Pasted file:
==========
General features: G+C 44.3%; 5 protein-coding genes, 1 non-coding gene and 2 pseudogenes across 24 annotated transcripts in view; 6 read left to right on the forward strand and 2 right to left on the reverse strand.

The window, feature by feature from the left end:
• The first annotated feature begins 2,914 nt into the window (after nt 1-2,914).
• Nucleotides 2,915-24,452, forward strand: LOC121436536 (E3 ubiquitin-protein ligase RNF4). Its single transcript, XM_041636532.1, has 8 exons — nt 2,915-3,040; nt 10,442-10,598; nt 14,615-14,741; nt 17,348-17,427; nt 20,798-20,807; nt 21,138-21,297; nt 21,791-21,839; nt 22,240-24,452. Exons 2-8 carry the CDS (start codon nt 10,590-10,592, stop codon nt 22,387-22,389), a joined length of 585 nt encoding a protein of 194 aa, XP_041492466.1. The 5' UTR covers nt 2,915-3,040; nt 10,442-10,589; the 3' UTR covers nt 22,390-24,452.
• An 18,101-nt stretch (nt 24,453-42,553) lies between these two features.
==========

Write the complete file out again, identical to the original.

General features: G+C 44.3%; 5 protein-coding genes, 1 non-coding gene and 2 pseudogenes across 24 annotated transcripts in view; 6 read left to right on the forward strand and 2 right to left on the reverse strand.

The window, feature by feature from the left end:
• The first annotated feature begins 2,914 nt into the window (after nt 1-2,914).
• Nucleotides 2,915-24,452, forward strand: LOC121436536 (E3 ubiquitin-protein ligase RNF4). Its single transcript, XM_041636532.1, has 8 exons — nt 2,915-3,040; nt 10,442-10,598; nt 14,615-14,741; nt 17,348-17,427; nt 20,798-20,807; nt 21,138-21,297; nt 21,791-21,839; nt 22,240-24,452. Exons 2-8 carry the CDS (start codon nt 10,590-10,592, stop codon nt 22,387-22,389), a joined length of 585 nt encoding a protein of 194 aa, XP_041492466.1. The 5' UTR covers nt 2,915-3,040; nt 10,442-10,589; the 3' UTR covers nt 22,390-24,452.
• An 18,101-nt stretch (nt 24,453-42,553) lies between these two features.